I am not being anti-Jewish, anti-Semitic. Israel has a right to expect security. The other nations have a right to their own freedom of religion and to their nationalism. Israel?s treatment of the Palestinians in the West Bank and Gaza remains reprehensible. The Palestinians are held in ghettos and treated much like we treat African Americans in this country. All of us should be ashamed, and working to bring release to the captives of our times, and I think surely God would be pleased. Judaism, Islam and Christianity would do well if we all lived up to our highest ideals and probably many of our conflicts with our neighboring countries would nearly cease to exist?as we practice, even you and me, compassion toward the differences in others that make us so uncomfortable.

Jesus got crazy in this morning?s Temple scene, I suspect, because, like all of you, you know that being in church is not what it is all about.

God wants justice.

God wants the hungry fed, the sick cured, the prisoners set free. There will always be someone claiming that God wants another crusade, another war, another dose (or river) of blood to set things right, even the score. And when that happens, when the rulers and “men of vision” of this world launch their grand crusades, it’s still the case that the poor pay most dearly. That’s certainly the case in our country. We’re embroiled in a war FINANCED by cuts to programs serving those most in need?well, that and an unprecedented level of debt that will impede our ability to feed the hungry for years to come, if not generations.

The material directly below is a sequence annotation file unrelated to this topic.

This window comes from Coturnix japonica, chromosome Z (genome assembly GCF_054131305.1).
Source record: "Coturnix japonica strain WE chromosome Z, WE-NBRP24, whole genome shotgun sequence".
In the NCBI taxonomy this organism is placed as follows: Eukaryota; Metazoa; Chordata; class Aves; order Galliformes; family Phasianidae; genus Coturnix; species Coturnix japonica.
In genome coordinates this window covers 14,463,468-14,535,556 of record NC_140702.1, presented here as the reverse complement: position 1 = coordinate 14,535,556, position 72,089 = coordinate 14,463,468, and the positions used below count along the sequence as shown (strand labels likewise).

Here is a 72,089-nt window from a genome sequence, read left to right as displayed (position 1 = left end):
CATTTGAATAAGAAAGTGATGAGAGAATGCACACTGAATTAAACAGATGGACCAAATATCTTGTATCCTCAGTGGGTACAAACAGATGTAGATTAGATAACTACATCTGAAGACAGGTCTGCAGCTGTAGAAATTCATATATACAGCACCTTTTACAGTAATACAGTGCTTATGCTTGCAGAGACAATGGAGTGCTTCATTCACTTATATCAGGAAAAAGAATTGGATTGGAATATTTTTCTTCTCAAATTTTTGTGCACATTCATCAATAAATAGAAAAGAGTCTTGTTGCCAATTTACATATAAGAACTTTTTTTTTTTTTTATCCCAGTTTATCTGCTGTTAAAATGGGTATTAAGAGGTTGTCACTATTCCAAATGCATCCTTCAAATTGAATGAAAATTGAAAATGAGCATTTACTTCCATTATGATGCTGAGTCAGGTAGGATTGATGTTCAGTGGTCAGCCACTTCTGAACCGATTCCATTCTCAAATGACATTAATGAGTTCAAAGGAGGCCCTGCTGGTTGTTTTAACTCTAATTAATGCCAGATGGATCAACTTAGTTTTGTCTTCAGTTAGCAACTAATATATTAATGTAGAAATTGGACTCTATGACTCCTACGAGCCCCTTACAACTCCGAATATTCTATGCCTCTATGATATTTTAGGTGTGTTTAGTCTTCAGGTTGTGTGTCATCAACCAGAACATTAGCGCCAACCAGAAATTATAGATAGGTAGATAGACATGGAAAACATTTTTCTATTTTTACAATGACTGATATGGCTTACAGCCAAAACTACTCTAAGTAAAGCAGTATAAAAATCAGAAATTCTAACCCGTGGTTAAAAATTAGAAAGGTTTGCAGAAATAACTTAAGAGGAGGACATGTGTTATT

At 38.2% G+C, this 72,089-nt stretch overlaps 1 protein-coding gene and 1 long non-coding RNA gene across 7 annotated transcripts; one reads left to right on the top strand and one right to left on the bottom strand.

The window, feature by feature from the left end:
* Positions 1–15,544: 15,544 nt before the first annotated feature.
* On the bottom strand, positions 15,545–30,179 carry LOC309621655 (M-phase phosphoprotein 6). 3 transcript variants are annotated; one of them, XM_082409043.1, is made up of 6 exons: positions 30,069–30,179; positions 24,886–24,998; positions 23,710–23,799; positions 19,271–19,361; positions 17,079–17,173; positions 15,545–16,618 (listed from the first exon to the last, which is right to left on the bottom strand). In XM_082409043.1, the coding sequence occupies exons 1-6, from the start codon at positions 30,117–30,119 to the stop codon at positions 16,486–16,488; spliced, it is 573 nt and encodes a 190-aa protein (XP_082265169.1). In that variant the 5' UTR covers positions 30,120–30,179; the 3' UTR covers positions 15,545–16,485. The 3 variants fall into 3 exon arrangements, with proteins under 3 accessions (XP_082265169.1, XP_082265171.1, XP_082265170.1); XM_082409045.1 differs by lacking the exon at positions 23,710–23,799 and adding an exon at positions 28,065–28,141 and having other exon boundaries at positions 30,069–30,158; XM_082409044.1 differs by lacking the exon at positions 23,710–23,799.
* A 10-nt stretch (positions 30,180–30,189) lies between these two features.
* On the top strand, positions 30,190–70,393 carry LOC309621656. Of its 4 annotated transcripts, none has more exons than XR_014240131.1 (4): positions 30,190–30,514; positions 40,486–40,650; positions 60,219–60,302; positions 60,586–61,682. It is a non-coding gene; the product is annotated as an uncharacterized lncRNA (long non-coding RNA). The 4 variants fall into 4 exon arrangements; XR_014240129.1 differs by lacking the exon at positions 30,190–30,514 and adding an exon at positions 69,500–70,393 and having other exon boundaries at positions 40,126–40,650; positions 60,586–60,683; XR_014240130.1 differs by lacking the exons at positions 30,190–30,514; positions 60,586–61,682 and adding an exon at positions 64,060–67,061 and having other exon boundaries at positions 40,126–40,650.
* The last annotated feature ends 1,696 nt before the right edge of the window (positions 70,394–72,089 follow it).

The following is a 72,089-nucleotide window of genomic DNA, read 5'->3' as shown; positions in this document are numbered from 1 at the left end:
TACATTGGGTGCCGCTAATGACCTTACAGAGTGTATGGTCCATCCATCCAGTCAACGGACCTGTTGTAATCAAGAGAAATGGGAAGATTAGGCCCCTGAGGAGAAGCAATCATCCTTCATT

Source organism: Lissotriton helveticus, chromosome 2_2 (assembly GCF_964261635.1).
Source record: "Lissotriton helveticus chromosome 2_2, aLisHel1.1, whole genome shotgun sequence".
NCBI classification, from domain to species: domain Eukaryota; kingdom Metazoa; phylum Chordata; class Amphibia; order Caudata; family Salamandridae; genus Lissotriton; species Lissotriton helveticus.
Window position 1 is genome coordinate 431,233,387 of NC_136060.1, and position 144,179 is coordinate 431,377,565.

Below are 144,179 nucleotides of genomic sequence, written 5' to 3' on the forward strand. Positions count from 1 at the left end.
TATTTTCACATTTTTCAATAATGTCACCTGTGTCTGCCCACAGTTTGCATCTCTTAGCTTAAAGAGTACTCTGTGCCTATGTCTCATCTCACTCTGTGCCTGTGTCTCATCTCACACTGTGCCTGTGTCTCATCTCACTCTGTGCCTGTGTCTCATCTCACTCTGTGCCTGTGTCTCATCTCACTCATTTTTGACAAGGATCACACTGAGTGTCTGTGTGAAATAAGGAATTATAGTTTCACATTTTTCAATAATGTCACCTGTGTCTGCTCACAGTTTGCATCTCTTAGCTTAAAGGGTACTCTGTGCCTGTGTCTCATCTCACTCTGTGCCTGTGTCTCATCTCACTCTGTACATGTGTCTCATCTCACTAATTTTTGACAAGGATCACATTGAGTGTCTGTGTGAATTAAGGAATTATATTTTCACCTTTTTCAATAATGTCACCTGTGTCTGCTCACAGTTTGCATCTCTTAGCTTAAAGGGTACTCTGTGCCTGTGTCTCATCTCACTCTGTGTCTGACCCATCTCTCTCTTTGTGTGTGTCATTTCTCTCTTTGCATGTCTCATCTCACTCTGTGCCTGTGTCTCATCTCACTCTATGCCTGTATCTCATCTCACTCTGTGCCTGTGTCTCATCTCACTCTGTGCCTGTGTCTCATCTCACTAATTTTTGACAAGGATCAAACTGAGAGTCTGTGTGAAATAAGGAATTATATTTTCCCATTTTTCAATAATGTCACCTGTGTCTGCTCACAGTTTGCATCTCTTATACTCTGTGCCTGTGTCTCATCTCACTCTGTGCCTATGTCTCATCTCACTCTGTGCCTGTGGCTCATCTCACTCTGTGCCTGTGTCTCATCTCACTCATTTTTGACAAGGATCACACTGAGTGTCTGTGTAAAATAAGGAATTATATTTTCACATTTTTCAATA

Could Jesus have been any clearer? I don’t think that God ever wanted blood; I think Micah was right, and what God wanted from us from the start was for us to do justice, love mercy, and walk humbly with God. God sent prophet after prophet to tell us that, and we contracted the world’s most profound and persistent case of spiritual ear wax.

No more blood. No more death. Not another soul needs to die for anyone’s sins. We’ve got far too much to do to devote a single penny or a single calorie to vengeance or war.

It’s true that we’ve built up an astonishingly elaborate global system that widens the already vast gap between rich and poor, that plunders the earth’s resources in ways that lower quality of life for all of us and (no surprise here) most of all for the poor, that pulls us harder and harder apart from one another and from God, and we can’t by our own power extricate ourselves to participate in God’s mission of healing and reconciliation.

But when we’re ready to cry, “Who will deliver me from this body of death?” we have an answer: “Thanks be to God through Jesus Christ our Lord!” If we would but commit ourselves to the Ways of Jesus of Nazareth, we would find the peace that passes all understanding that would enable us to set free those caught in the spirals of racism. We would eagerly embrace doing unto Iran as we would like Iran to do unto us. We stop seeing this land as our land but that all the creatures of world need space and that sharing our wealth will indeed bring everyone to the table where we will celebrate the abundant grace and mercy of God for all humans and creatures.

The Lenten journey is not about what we give up nearly as much as what we take on?the Way of Jesus, our Christ.